On The Rocks: The Story Behind How We Almost Lost Our Biggest Cultural Event

When festival-goers flock through the colourful entranceway into the Folk on The Rocks site this weekend for the festival’s 36th year, few may realize how close the venerable event came to not happening this year, and how fragile Yellowknife’s largest cultural gathering remains even after months of organizational CPR.

“We’re alive, but we didn’t know if we would be,” FOTR board president Ryan Fequet tells EDGE when we sit down to discuss the festival’s financial situation, which has long been rumoured to be in seriously rough shape. Just how bad is it? Well, in the dark days of January, says Fequet, “we realized that if anybody called in their debt, we’d have to file for bankruptcy. It would have been the end.”

What they hadn’t foreseen was a further $50,000 in unpaid, and entirely unexpected, bills that materialized in January.

At the end of the last summer’s festival the organization was more than $50,000 in debt — that’s after two years of significant net losses, which together amounted to roughly $170,000. The FOTR board knew this much in November, when their financial statements were made public, says Fequet. What they hadn’t foreseen was a further $50,000 in unpaid, and entirely unexpected, bills that materialized in January.

All of sudden, the volunteer-run board that had just fired its executive director was looking at $100,000 in debt, zero cash flow, and the daunting prospect of planning a festival six months away with no staff and absolutely no money to play with.  

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“I think all of the board members had that scary flash before their eyes of what it would mean if there was no festival, and that’s part of the reason everybody was willing to put in so much time to make sure this year’s festival happened,” says Fequet.

The fact that the festival is going ahead this year at all is thanks to some insane hours put in by all eight board members, a very flexible business community and artists willing to take a gamble and come North without much financial guarantee.

But FOTR is not out of the woods yet. A sunny weekend with stellar ticket, beer and merch sales would go a long way getting the festival back in the black, according to an imploring, if hopeful, Fequet. But that puts the ball in your court, Yellowknifers: if you’ve been thinking about skipping this one with the expectation you can always go next year (‘Folk always happens right?’), you might want to reassess and get your butt to the beer garden this Saturday.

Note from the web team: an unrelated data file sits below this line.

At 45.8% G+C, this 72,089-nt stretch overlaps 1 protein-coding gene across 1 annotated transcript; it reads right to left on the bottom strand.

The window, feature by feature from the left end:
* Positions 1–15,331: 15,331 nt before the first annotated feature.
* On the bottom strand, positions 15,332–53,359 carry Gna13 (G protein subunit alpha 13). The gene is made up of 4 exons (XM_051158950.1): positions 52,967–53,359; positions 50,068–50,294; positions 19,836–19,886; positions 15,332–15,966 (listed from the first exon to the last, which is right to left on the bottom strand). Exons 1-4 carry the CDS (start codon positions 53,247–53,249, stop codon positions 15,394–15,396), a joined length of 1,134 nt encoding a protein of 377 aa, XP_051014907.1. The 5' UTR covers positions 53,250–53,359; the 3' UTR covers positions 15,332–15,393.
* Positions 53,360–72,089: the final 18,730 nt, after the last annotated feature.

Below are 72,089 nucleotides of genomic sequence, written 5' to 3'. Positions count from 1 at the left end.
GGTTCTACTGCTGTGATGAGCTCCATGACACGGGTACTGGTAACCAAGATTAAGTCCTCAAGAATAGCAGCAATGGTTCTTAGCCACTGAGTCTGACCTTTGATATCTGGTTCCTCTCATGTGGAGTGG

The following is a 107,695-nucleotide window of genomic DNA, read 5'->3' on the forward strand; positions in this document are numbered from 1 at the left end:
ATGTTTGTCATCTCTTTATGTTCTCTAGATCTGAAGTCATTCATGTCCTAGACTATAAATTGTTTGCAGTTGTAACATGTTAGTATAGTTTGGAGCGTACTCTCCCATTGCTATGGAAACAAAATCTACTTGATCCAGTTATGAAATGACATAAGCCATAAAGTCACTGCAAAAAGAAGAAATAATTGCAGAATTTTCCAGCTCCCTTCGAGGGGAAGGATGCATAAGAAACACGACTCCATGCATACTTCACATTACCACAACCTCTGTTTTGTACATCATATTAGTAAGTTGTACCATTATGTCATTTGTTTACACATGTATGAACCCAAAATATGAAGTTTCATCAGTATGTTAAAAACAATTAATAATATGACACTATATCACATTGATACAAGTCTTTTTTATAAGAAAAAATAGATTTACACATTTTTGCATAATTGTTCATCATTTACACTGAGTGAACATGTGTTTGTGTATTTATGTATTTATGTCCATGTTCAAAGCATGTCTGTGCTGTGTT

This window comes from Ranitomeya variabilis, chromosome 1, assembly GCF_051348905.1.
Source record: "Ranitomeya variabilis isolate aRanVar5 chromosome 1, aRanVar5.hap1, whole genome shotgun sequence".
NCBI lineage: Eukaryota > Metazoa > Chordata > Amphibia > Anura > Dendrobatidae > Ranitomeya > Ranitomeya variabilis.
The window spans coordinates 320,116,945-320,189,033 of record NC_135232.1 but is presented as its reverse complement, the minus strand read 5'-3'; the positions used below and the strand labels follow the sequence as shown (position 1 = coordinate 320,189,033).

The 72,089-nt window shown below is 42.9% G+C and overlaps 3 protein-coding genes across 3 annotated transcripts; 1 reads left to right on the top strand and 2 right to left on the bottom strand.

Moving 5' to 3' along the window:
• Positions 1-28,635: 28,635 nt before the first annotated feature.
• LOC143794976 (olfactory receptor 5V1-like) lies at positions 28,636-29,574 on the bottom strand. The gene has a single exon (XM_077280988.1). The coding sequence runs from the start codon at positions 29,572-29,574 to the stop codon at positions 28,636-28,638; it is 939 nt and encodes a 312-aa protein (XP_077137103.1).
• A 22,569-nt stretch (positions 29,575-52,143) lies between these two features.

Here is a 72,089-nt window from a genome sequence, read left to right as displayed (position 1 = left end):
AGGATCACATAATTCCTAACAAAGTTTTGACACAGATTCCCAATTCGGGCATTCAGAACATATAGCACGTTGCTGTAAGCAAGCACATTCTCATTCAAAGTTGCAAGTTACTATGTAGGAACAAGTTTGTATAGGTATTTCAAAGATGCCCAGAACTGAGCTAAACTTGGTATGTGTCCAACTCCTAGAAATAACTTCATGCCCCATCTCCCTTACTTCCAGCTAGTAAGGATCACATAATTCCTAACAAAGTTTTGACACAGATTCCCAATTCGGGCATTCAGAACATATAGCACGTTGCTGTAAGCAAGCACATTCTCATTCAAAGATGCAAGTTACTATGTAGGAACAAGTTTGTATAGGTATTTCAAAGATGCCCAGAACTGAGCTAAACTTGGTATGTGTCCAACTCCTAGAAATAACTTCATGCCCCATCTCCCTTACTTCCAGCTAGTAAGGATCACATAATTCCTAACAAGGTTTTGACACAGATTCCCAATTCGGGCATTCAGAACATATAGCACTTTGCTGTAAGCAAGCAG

What happened?

Just how the festival found itself flooded with unpaid invoices and facing a near-death sentence a few months ago isn’t wholly clear. As open as Fequet is in discussing the festival’s financials, there’s a deep silence at heart of the narrative, tied up as it is in dismissals, threatened lawsuits and months of mediation through the Employment Standards Act.

(EDGE: Why was David Whitelock fired?

Fequet: “Obviously we can’t say. No Comment. HR Issues we’ve just dealt with for six or seven months. We’ve learned what we can and cannot say.”)

What we do know, without casting blame one way or another, is that for the past two years the festival was spending much more than it was taking in.  

“If you look at our expenses, most of them were in line with our budget, within a normal variance,” says Fequet. “The budget was actually tight. The problem is, you can’t spend that money if you don’t get it. So it was the revenues that really killed us, because we didn’t get a lot of the revenues and not enough time was spent on securing our budgeted revenues.”

Grants, corporate donations, sponsorship deals: “All those things that never happened,” says Fequet. “The grants didn’t get submitted, or they didn’t get picked up, or we didn’t get [them] approved, or the corporate donations that we expected… you know, conversations never happened with people that were supposed to.”

According to the financials presented last November, the total amount of “donations, grants and contributions” received in 2015 was $30,000 less than in 2013; in 2014, that amount was $70,000 less than received in 2013.